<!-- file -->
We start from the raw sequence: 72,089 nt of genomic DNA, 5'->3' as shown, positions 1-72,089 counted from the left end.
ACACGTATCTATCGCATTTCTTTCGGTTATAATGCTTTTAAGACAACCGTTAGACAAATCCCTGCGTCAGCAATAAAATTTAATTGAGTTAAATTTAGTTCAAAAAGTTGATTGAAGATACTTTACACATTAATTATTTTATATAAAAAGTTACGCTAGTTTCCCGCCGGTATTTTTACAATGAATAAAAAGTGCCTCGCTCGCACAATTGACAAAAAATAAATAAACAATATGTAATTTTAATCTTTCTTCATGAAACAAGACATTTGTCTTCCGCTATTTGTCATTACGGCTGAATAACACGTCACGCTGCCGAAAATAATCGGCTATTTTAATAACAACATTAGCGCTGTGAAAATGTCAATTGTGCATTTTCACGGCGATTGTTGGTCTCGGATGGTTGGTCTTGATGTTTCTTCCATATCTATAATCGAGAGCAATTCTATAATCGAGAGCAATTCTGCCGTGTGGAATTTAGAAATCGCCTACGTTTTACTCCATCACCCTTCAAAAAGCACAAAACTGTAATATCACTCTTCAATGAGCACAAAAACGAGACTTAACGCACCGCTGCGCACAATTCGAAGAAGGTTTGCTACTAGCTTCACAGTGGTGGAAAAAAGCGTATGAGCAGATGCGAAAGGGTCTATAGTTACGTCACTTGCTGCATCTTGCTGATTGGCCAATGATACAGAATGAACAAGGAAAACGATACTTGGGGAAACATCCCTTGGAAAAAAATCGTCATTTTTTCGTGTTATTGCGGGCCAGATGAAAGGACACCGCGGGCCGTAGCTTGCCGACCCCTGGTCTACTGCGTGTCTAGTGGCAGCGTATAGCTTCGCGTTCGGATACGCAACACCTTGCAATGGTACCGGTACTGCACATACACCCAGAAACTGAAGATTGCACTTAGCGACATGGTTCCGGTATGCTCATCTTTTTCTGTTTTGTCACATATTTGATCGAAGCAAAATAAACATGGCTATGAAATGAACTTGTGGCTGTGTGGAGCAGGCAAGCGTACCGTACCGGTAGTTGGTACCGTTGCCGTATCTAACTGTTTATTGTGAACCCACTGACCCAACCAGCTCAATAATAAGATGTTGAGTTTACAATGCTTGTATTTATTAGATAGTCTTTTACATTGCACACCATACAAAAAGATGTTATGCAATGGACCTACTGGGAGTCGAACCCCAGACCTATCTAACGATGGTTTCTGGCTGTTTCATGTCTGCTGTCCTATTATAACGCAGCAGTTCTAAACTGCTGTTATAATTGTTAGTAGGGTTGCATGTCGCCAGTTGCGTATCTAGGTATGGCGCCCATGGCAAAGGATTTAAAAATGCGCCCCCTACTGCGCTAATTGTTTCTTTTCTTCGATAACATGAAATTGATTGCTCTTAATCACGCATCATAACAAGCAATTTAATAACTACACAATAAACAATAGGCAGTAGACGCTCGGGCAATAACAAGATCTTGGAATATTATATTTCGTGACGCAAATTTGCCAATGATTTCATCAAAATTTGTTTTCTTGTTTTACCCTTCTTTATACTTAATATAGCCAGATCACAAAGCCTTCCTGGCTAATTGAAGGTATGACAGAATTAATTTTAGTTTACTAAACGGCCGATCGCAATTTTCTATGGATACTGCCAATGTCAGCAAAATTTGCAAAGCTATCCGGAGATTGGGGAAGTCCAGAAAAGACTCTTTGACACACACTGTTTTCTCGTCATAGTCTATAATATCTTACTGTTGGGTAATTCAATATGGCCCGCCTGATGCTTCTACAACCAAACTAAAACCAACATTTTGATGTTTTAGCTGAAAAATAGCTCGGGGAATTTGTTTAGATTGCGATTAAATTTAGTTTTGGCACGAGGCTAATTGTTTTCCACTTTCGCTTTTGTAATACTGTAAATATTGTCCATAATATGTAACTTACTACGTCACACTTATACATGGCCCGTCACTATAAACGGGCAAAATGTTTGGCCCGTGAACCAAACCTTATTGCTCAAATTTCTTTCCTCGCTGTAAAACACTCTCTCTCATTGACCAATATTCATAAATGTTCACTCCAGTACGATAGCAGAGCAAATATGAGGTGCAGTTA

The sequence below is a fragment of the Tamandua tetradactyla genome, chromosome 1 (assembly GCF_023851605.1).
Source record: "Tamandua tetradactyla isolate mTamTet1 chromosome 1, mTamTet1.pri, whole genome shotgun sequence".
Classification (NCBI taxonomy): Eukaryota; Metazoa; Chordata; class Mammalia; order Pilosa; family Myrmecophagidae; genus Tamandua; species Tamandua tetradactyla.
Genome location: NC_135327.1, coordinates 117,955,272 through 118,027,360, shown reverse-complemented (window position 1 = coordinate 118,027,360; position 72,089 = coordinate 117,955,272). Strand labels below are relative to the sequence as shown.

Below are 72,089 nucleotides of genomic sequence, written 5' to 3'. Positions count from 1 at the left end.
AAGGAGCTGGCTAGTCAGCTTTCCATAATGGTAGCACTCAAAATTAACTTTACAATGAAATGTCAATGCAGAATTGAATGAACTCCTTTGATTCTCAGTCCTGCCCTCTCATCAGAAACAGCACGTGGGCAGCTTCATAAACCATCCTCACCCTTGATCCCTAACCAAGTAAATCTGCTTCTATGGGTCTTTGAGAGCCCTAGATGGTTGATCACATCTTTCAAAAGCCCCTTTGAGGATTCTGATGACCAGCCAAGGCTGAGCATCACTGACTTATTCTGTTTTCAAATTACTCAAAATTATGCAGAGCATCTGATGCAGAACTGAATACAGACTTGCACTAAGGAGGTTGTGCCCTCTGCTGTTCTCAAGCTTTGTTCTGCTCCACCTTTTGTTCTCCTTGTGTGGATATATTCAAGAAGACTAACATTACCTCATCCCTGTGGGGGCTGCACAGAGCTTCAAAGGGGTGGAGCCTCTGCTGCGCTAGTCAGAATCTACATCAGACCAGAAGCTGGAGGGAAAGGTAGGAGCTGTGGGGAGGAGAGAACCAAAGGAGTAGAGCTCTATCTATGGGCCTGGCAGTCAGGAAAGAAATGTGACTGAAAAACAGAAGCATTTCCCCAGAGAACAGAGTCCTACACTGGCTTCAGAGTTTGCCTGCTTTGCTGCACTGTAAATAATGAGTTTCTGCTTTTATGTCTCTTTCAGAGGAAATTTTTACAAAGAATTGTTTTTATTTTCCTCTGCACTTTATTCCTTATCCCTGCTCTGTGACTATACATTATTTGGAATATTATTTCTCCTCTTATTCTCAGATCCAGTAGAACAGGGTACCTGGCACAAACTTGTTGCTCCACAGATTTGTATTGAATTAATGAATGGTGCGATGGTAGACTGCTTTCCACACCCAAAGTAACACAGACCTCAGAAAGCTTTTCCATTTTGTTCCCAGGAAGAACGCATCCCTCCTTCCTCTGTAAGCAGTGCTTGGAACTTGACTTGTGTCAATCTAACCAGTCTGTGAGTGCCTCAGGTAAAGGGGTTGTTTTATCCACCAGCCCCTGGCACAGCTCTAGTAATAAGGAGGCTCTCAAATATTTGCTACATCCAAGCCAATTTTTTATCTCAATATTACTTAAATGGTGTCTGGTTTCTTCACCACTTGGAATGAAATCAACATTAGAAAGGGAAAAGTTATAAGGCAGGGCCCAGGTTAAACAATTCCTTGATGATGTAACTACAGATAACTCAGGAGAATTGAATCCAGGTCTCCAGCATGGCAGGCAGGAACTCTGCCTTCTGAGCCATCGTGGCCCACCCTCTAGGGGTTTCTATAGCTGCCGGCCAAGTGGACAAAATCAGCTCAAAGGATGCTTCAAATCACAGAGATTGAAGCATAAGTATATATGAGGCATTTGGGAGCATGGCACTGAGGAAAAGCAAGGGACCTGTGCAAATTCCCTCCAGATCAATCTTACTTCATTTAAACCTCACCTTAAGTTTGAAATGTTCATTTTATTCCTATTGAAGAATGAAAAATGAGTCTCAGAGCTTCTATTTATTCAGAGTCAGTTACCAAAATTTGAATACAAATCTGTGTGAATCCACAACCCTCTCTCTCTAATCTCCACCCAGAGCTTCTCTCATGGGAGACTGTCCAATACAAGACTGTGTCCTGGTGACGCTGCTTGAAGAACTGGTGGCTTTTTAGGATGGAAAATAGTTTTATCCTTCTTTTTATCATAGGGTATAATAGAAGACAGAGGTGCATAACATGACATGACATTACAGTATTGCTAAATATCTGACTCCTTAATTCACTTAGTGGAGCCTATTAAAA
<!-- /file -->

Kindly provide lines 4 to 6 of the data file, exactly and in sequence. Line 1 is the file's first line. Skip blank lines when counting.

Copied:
Source record: "Tamandua tetradactyla isolate mTamTet1 chromosome 1, mTamTet1.pri, whole genome shotgun sequence".
Classification (NCBI taxonomy): Eukaryota; Metazoa; Chordata; class Mammalia; order Pilosa; family Myrmecophagidae; genus Tamandua; species Tamandua tetradactyla.
Genome location: NC_135327.1, coordinates 117,955,272 through 118,027,360, shown reverse-complemented (window position 1 = coordinate 118,027,360; position 72,089 = coordinate 117,955,272). Strand labels below are relative to the sequence as shown.